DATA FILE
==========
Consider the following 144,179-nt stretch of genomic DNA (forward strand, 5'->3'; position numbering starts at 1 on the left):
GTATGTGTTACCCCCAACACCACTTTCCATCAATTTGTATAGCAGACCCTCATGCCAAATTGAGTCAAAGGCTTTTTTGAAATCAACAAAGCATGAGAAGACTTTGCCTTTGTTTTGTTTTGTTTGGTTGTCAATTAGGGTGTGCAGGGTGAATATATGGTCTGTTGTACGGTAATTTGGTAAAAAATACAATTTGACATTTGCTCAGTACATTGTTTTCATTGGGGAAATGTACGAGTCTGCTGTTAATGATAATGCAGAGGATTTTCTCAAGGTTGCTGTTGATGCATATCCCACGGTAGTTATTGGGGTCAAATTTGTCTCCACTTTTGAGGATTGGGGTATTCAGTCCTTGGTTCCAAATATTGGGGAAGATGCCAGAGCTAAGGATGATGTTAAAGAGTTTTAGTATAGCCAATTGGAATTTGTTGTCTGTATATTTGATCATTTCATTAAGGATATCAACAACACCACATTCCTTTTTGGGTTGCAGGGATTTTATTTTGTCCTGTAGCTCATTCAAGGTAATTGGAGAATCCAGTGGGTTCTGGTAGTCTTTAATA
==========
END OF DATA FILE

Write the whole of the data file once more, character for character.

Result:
Consider the following 144,179-nt stretch of genomic DNA (forward strand, 5'->3'; position numbering starts at 1 on the left):
GTATGTGTTACCCCCAACACCACTTTCCATCAATTTGTATAGCAGACCCTCATGCCAAATTGAGTCAAAGGCTTTTTTGAAATCAACAAAGCATGAGAAGACTTTGCCTTTGTTTTGTTTTGTTTGGTTGTCAATTAGGGTGTGCAGGGTGAATATATGGTCTGTTGTACGGTAATTTGGTAAAAAATACAATTTGACATTTGCTCAGTACATTGTTTTCATTGGGGAAATGTACGAGTCTGCTGTTAATGATAATGCAGAGGATTTTCTCAAGGTTGCTGTTGATGCATATCCCACGGTAGTTATTGGGGTCAAATTTGTCTCCACTTTTGAGGATTGGGGTATTCAGTCCTTGGTTCCAAATATTGGGGAAGATGCCAGAGCTAAGGATGATGTTAAAGAGTTTTAGTATAGCCAATTGGAATTTGTTGTCTGTATATTTGATCATTTCATTAAGGATATCAACAACACCACATTCCTTTTTGGGTTGCAGGGATTTTATTTTGTCCTGTAGCTCATTCAAGGTAATTGGAGAATCCAGTGGGTTCTGGTAGTCTTTAATA